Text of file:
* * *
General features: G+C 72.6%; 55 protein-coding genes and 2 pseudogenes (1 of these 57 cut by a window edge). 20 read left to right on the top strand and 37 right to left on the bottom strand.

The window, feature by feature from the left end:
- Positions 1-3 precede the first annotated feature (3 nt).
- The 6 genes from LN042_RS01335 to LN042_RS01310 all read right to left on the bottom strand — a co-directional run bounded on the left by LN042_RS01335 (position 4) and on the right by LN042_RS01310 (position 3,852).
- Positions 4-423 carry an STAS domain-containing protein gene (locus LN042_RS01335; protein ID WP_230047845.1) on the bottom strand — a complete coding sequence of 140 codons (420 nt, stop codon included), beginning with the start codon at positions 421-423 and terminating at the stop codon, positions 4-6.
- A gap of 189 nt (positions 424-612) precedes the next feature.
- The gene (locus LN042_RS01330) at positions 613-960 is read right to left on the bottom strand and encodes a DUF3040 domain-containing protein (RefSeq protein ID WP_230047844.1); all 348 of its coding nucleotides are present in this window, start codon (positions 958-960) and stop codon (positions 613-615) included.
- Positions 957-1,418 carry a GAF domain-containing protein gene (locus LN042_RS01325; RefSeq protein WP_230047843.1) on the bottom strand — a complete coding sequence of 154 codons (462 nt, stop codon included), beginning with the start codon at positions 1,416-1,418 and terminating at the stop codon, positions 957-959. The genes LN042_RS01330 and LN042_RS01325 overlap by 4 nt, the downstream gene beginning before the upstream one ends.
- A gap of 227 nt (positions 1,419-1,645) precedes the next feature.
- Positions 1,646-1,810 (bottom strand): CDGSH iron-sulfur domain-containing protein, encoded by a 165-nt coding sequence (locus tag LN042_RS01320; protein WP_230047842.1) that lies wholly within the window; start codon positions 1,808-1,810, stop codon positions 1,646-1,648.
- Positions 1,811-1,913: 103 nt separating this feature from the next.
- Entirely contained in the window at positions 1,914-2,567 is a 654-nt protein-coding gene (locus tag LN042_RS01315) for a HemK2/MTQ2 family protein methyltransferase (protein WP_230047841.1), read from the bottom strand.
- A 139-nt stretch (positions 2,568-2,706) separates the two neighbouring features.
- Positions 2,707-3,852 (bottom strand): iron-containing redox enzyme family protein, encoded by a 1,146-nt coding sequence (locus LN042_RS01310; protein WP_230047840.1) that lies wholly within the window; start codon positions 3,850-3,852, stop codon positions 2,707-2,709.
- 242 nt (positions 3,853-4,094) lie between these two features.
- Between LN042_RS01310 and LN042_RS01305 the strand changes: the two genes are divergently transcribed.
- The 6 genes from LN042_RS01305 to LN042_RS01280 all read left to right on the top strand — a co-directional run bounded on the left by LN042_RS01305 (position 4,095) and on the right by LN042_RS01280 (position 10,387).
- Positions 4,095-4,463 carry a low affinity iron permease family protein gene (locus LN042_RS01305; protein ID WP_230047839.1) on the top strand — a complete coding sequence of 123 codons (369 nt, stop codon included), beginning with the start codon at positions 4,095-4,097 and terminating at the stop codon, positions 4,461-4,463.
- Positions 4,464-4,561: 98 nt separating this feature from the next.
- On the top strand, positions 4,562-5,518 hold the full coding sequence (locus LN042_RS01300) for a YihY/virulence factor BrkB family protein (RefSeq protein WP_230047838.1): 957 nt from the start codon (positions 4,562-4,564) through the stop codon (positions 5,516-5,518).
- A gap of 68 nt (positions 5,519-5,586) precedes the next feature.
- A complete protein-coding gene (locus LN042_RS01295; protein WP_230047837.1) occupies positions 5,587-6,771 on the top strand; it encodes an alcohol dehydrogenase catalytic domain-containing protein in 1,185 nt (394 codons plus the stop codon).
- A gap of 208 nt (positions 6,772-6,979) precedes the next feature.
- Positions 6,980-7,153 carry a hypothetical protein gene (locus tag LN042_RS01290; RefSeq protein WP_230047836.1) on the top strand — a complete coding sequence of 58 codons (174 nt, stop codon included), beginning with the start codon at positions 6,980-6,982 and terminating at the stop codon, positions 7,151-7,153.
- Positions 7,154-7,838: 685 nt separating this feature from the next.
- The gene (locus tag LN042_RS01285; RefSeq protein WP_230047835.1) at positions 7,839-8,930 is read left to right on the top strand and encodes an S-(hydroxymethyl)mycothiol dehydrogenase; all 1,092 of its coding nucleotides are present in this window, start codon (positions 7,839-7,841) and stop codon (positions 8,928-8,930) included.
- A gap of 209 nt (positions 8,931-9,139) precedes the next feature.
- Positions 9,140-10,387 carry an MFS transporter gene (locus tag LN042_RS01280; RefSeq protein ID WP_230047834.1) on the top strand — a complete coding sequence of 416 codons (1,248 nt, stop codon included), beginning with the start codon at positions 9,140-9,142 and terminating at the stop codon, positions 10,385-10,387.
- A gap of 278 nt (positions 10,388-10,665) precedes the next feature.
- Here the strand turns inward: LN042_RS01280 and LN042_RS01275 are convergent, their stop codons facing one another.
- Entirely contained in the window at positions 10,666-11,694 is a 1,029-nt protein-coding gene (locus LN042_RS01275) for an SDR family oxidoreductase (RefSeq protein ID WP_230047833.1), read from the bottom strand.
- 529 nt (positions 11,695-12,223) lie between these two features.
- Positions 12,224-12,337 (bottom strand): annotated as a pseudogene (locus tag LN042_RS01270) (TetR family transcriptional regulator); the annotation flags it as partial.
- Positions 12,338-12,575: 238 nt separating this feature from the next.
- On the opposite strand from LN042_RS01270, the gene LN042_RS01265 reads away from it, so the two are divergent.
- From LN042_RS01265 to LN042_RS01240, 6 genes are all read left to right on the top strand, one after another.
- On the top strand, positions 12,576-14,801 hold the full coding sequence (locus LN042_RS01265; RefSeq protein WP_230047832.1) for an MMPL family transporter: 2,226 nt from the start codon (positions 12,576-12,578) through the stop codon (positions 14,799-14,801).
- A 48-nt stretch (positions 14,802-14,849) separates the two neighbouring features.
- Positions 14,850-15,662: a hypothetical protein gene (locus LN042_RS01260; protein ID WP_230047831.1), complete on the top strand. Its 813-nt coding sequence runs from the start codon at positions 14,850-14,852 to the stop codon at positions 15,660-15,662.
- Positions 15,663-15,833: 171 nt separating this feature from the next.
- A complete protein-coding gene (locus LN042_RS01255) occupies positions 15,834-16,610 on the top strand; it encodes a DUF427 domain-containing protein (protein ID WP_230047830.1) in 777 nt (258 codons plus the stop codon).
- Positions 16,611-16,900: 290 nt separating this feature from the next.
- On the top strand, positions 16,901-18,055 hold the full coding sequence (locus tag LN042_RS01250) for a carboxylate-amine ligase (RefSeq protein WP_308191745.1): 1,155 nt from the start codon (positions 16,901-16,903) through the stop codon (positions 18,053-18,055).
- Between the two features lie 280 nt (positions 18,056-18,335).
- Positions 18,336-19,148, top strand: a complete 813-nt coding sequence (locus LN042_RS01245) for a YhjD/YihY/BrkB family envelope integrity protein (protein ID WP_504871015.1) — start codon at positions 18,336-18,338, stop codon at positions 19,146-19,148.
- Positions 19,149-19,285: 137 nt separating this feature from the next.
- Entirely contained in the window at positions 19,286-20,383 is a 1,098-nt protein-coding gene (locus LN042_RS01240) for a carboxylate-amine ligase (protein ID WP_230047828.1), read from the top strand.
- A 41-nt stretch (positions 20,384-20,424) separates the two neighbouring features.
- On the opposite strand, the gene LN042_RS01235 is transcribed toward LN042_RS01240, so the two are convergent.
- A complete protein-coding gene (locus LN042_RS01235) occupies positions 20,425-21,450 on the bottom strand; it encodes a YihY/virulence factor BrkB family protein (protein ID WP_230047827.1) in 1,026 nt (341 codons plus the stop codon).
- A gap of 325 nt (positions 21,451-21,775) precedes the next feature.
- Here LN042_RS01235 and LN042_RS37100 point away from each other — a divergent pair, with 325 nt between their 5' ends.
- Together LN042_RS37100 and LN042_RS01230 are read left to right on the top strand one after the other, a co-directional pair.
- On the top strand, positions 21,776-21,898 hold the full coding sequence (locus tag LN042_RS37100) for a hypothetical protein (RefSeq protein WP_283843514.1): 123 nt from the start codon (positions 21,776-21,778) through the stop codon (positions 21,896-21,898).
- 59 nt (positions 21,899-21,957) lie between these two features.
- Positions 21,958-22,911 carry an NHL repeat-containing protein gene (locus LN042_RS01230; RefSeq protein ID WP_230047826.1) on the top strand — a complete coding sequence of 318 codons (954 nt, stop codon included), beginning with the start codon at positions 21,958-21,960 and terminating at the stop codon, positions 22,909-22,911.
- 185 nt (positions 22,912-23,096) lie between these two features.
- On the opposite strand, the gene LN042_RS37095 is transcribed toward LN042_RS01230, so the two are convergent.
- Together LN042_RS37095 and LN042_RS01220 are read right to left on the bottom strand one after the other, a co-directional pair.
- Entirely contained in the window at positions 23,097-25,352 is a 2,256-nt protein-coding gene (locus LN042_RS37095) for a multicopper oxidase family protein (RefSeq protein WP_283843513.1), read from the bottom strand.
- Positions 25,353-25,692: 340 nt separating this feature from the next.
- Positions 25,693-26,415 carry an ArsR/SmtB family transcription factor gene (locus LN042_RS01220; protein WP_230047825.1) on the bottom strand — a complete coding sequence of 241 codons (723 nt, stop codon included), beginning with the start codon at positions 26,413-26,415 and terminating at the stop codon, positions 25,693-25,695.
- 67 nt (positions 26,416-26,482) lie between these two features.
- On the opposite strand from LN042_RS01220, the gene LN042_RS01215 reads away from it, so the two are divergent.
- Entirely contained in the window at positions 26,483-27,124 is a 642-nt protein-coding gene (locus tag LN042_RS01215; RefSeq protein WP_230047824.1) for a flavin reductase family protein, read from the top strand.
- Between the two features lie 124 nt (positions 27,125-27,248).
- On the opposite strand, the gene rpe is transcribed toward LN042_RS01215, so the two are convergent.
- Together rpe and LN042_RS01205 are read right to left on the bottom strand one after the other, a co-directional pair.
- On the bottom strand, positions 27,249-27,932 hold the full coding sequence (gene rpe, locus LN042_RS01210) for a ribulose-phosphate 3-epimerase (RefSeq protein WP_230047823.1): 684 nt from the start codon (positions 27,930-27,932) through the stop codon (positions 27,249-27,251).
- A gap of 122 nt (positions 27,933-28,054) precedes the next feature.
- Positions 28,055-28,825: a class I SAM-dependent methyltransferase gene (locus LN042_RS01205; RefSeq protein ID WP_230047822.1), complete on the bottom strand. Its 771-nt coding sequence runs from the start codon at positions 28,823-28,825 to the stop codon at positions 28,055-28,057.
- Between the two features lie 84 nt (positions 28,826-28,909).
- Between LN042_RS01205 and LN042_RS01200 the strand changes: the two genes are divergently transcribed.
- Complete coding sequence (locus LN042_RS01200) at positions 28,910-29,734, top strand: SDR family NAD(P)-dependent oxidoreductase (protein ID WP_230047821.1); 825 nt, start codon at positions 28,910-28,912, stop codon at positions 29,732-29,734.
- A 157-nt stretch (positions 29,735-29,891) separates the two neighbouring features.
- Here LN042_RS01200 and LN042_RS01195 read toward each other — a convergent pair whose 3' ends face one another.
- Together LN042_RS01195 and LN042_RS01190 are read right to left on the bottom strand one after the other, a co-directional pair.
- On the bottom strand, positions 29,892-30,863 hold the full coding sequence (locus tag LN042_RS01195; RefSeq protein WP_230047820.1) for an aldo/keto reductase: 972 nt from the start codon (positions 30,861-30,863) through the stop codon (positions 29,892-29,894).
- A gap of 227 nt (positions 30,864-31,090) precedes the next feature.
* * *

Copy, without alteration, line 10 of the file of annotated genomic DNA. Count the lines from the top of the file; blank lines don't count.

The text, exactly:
- Positions 1,646-1,810 (bottom strand): CDGSH iron-sulfur domain-containing protein, encoded by a 165-nt coding sequence (locus tag LN042_RS01320; protein WP_230047842.1) that lies wholly within the window; start codon positions 1,808-1,810, stop codon positions 1,646-1,648.